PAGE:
Fully conscious of his controversial track record, Chappelle simply refuses to back down or apologize. If anything, the show is a taunt, its message clear: Cancel me. I dare you.
The move to do so is already on, with GLAAD and the NBJC (National Black Justice Coalition) condemning the show and calling for Netflix to pull it down.
That’s unlikely, given that The Closer is Chappelle’s sixth show for Netflix, which loves Chappelle’s numbers and embraces his controversial routines, promoting his most searing bits via YouTube.
As hot-button a show as The Closer is, Sticks & Stones was arguably more confronting.
His deconstruction of the LGBT community as different movements all sharing the same car was hilarious and poignant.
Most controversial was his support for a woman’s right to abortion, which came with a truly jaw-dropping caveat:
“If you decide to have the baby, a man should not have to pay. That’s fair. If you can kill this (expletive), I can at least abandon them. It’s my money, my choice.”
It caused a furore, but it’s still there. So if Netflix had a mind to “cancel” Chappelle, it would surely have done so by now.
As far as girder-sized straws being fastened to the back of the Woke Camel go, The Closer is the latest high-profile pushback to cancel culture, coming so soon after the successful return of New York comedian Louis CK.
As we all know by now, in 2017 Louis CK admitted to some pretty grave wrongdoing, mostly to do with self-pleasuring in front of women, which he’d been doing for years.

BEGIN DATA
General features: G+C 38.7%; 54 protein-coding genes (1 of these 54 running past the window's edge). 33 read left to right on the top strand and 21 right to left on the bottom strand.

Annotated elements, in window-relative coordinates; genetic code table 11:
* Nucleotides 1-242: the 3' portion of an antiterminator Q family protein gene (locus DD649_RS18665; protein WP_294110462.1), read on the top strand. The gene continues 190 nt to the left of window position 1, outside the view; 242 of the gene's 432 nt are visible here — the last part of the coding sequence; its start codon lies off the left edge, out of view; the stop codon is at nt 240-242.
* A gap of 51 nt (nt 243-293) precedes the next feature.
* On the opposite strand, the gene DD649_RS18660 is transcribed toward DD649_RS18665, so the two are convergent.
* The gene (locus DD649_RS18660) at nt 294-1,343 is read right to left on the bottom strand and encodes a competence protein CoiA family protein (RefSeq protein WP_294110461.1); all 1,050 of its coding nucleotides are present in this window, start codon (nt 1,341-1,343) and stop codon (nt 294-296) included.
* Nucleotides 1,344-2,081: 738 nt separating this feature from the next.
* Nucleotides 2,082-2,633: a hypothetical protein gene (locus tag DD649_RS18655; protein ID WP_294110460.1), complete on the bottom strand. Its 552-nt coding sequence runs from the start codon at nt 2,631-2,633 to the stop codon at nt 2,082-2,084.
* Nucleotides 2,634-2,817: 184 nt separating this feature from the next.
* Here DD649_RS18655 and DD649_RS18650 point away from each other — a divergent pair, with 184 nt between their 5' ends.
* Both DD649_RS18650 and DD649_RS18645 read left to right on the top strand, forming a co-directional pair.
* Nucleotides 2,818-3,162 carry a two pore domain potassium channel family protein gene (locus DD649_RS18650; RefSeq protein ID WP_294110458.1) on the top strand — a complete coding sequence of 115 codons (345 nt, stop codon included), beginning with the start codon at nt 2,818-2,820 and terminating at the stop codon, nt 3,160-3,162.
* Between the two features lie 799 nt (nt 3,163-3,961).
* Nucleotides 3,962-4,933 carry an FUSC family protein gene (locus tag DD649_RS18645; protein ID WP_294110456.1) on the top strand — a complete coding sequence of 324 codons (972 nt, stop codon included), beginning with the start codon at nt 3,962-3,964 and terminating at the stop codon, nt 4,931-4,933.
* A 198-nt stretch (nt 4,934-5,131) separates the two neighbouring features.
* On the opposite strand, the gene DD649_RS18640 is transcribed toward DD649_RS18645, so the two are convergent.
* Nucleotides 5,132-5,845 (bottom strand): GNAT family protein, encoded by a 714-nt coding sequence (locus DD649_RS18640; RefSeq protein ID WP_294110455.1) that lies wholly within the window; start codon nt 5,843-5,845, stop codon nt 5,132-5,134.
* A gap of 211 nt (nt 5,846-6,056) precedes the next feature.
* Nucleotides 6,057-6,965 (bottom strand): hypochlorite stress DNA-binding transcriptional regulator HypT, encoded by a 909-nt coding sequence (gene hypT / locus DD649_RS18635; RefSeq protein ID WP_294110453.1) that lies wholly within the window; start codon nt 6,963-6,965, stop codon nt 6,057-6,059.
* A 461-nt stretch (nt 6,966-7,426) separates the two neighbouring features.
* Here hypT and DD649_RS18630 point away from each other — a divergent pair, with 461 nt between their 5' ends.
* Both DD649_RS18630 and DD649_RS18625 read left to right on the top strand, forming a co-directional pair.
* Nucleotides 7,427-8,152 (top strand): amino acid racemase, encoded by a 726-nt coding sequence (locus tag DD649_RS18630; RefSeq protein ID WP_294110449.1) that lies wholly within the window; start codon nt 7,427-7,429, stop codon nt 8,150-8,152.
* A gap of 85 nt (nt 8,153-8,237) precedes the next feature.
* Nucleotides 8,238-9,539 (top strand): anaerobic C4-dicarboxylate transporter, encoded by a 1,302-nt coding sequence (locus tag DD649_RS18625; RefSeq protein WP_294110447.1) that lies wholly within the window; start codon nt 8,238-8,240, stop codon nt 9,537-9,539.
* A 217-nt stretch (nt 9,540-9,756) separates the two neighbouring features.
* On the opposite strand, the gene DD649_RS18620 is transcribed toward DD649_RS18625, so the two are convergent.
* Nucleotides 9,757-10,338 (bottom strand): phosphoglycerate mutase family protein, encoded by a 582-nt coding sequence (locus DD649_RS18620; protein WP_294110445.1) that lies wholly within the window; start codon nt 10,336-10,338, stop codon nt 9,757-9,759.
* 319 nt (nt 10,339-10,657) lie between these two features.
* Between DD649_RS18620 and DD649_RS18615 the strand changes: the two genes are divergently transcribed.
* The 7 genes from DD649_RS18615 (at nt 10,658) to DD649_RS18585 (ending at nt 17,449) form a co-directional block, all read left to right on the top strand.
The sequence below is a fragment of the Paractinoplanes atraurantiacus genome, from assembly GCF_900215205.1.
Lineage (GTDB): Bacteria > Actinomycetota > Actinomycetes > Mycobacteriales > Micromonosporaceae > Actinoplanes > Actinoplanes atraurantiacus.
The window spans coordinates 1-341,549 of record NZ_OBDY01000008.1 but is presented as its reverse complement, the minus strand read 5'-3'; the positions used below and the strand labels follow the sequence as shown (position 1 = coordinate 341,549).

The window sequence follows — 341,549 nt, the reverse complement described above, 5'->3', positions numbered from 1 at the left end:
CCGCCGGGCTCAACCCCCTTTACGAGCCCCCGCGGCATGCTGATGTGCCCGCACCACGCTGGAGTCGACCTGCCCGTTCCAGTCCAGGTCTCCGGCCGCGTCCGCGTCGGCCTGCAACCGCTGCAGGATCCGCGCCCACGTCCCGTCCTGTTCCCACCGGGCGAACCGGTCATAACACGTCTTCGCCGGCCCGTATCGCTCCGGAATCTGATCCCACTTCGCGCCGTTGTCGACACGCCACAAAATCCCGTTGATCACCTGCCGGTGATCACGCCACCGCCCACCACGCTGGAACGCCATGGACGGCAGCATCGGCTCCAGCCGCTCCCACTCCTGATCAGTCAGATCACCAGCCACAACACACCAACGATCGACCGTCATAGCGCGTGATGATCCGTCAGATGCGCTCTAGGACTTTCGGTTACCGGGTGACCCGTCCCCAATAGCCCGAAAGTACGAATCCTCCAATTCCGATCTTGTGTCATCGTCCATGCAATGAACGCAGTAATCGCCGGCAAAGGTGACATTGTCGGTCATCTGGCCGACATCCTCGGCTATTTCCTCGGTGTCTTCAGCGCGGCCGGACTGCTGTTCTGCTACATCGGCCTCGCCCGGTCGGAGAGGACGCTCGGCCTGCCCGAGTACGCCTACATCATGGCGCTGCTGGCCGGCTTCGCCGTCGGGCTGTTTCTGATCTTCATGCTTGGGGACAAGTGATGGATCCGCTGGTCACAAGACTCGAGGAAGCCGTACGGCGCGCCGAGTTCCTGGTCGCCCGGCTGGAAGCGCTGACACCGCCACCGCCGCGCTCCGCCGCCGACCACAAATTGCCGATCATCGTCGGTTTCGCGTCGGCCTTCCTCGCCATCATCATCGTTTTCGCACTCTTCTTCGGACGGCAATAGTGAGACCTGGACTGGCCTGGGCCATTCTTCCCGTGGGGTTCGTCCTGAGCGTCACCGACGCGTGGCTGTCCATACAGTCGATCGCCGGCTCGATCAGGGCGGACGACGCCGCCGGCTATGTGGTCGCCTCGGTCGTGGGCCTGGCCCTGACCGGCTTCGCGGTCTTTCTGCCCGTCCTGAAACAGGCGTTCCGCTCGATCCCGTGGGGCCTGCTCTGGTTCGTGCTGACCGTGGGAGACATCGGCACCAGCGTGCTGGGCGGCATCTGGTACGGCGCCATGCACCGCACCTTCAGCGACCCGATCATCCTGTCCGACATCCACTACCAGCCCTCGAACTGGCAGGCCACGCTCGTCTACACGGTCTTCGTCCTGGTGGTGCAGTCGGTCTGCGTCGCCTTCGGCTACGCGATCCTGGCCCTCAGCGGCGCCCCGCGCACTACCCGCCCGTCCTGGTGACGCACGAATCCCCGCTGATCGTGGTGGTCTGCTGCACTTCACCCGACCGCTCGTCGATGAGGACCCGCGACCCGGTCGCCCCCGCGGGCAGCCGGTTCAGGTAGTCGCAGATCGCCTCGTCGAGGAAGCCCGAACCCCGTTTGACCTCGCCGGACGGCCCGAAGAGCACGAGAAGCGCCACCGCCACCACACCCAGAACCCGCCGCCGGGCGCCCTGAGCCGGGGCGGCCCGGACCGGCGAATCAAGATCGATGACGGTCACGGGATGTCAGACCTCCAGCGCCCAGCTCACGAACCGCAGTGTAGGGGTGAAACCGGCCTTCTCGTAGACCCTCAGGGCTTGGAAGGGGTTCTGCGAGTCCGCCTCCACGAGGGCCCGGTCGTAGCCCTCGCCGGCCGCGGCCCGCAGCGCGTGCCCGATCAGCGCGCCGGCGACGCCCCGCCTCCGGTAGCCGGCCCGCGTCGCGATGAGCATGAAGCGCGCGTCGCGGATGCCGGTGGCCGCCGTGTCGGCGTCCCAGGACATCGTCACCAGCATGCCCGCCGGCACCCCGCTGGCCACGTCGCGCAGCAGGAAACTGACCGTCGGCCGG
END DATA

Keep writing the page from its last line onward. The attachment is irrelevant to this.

Disaster followed. He lost gigs, a movie release (I Love You, Daddy), a Netflix deal, plenty of friends and around $35 million (Louis CK’s own estimate). It was meant to put the kibosh on his career. Cancelled.
But Louis CK refused to lay down. Instead, in 2020 he released a hit self-produced comedy special Sincerely Louis C.K. and announced a major tour for 2021-22, Covid permitting. He has already played several sold-out gigs in NYC.
In Sincerely, Louis spoke openly about his misconduct, lamenting how while everybody’s “thing” was private, his “thing” was public knowledge. The audience loved it.
By openly owning his misdeeds, apologizing and reprocessing his troubles into a comedy bit – which is what comedians do most of the time – Louis CK essentially uncancelled himself.
His film is still yet to be seen – co-star Chloe Grace Moretz will have nothing to do with it – but his return to comedy has a lot of high profile support. He is not playing by Woke rules, just like Chappelle.
For all his aggression in The Closer, Chappelle does make good on his opening promise to make nice with the LGBTQ+ community he has had such a fun time ripping on.
Ultimately, the show is not a taunt to LGBTQ+; it’s an invitation from Chappelle to loosen up, lighten up and listen to what he is actually saying. He even vows, semi-seriously, that: “I am not telling another joke about you until we are both sure that we are laughing together.”
Bravely, Chappelle confronts LGBTQ+ for abusing its power by pursuing friends such as Kevin Hart and rapper DaBaby over infractions he stridently believes do not warrant such feral prosecution.
“All I ask of your community, with all humility: Will you please stop punching down on my people?” Powerful stuff. Totally un-Woke. Totally on the money.
As for the claims that he is transphobic or homophobic, Chappelle blithely throws out the challenge for anyone to cite any of his routines where he expresses such views.
Indeed, it’s his lengthy closing anecdote that really hits home, recounting his encounter with Daphne Dorman, a white trans-woman comedian he befriended and supported.
It’s a haunting tale, funny, moving, that renders nonsensical any accusation that Chappelle is transphobic, homophobic or anything but a decent guy.
That is unless anyone is willing to come out and call him a liar.
A tall order, that. Lying is precisely the opposite of what Dave Chappelle excels at.
For Louis CK fans, visit his official website.